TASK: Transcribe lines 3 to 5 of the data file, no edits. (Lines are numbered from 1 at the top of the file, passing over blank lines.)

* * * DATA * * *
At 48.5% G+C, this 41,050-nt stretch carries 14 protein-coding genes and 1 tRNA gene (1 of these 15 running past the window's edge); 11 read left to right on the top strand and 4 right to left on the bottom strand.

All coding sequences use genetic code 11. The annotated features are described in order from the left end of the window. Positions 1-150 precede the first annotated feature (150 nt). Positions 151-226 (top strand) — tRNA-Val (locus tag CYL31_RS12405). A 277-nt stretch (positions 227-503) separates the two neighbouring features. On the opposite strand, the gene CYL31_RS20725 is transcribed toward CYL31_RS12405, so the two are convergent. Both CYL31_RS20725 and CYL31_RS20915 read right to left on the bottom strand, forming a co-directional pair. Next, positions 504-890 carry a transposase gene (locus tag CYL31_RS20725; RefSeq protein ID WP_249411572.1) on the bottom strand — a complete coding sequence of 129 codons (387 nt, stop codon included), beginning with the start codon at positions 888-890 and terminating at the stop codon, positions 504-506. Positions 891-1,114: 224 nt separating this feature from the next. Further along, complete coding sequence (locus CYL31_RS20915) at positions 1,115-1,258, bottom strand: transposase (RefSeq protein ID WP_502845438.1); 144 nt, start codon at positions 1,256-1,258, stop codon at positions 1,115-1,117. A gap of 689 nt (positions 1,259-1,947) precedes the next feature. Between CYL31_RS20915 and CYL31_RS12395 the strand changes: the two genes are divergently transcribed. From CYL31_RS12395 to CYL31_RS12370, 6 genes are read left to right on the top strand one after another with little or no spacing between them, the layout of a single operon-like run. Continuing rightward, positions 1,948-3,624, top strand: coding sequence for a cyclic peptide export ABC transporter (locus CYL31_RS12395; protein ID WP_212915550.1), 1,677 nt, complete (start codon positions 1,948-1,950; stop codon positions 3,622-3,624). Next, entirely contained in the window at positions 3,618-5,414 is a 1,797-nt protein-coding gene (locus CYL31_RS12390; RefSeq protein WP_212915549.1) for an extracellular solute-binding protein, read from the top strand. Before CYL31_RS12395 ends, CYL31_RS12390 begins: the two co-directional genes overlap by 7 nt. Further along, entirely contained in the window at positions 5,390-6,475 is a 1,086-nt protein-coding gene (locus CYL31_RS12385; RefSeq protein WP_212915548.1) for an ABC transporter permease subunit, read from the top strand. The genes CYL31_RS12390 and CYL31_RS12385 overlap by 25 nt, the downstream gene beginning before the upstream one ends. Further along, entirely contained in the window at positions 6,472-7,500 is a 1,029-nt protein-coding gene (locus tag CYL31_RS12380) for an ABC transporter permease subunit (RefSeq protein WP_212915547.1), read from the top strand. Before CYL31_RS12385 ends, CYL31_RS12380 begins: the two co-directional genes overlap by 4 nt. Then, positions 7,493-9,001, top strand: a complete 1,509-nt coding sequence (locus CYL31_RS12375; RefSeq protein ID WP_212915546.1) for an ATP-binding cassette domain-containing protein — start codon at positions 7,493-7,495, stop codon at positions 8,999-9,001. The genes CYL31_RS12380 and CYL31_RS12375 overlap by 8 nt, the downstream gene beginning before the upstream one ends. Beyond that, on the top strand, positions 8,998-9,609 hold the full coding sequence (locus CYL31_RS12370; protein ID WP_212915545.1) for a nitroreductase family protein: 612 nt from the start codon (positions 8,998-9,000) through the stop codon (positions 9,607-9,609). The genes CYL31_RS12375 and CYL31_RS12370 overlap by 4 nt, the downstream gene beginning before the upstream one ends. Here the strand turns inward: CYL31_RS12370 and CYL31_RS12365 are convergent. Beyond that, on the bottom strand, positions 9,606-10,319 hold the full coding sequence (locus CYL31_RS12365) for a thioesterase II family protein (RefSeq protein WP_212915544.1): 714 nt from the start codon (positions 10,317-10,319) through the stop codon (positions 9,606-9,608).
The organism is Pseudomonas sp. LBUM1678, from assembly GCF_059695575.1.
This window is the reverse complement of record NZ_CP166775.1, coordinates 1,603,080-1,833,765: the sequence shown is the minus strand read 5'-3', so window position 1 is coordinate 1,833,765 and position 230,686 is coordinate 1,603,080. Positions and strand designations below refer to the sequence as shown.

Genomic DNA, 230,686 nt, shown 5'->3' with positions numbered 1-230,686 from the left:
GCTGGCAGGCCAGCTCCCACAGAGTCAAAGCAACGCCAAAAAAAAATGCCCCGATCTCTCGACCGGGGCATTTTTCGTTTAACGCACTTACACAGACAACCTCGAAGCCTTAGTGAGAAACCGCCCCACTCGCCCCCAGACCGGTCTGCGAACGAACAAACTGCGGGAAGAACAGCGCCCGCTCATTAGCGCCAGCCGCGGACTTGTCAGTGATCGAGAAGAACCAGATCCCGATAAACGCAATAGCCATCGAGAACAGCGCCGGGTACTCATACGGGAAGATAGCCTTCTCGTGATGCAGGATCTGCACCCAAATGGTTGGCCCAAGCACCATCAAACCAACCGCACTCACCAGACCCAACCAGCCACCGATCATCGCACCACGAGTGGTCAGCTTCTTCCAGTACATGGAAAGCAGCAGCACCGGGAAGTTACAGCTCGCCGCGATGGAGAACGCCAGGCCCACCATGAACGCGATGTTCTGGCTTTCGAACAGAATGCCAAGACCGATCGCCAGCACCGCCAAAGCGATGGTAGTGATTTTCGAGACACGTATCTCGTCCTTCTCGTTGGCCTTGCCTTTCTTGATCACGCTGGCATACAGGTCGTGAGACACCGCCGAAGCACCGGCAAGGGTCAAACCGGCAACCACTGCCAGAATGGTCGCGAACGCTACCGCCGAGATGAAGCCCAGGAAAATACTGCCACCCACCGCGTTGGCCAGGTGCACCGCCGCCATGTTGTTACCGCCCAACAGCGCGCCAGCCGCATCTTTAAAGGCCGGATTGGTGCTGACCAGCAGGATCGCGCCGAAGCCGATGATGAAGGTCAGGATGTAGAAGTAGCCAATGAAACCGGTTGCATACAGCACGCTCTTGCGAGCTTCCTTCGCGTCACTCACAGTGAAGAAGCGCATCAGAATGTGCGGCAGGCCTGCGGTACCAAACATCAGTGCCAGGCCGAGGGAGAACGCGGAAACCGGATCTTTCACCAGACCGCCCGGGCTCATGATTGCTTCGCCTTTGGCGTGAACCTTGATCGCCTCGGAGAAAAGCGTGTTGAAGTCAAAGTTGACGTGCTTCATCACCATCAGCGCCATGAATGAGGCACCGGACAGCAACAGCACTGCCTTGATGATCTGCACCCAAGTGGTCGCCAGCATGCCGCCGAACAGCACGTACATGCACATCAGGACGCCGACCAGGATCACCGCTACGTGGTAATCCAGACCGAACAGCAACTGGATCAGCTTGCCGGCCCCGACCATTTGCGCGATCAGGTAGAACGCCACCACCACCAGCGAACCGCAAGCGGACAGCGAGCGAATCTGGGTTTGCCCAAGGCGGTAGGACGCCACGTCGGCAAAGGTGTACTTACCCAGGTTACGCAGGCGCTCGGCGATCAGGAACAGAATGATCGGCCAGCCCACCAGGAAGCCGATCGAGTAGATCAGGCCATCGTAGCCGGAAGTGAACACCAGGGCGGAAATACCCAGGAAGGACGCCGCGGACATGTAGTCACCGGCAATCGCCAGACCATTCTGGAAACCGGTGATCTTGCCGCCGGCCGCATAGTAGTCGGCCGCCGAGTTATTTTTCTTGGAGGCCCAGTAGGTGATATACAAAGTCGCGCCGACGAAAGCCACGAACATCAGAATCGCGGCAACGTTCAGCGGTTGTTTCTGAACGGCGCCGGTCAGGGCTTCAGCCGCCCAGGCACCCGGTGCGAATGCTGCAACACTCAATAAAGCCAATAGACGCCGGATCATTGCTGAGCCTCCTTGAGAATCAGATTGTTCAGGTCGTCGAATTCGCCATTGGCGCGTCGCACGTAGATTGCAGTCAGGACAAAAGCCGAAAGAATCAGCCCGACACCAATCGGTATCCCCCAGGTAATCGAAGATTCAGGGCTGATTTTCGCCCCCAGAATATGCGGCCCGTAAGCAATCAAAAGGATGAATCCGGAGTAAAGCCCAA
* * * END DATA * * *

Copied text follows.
The organism is Pseudomonas sp. LBUM1678, from assembly GCF_059695575.1.
This window is the reverse complement of record NZ_CP166775.1, coordinates 1,603,080-1,833,765: the sequence shown is the minus strand read 5'-3', so window position 1 is coordinate 1,833,765 and position 230,686 is coordinate 1,603,080. Positions and strand designations below refer to the sequence as shown.

Genomic DNA, 230,686 nt, shown 5'->3' with positions numbered 1-230,686 from the left: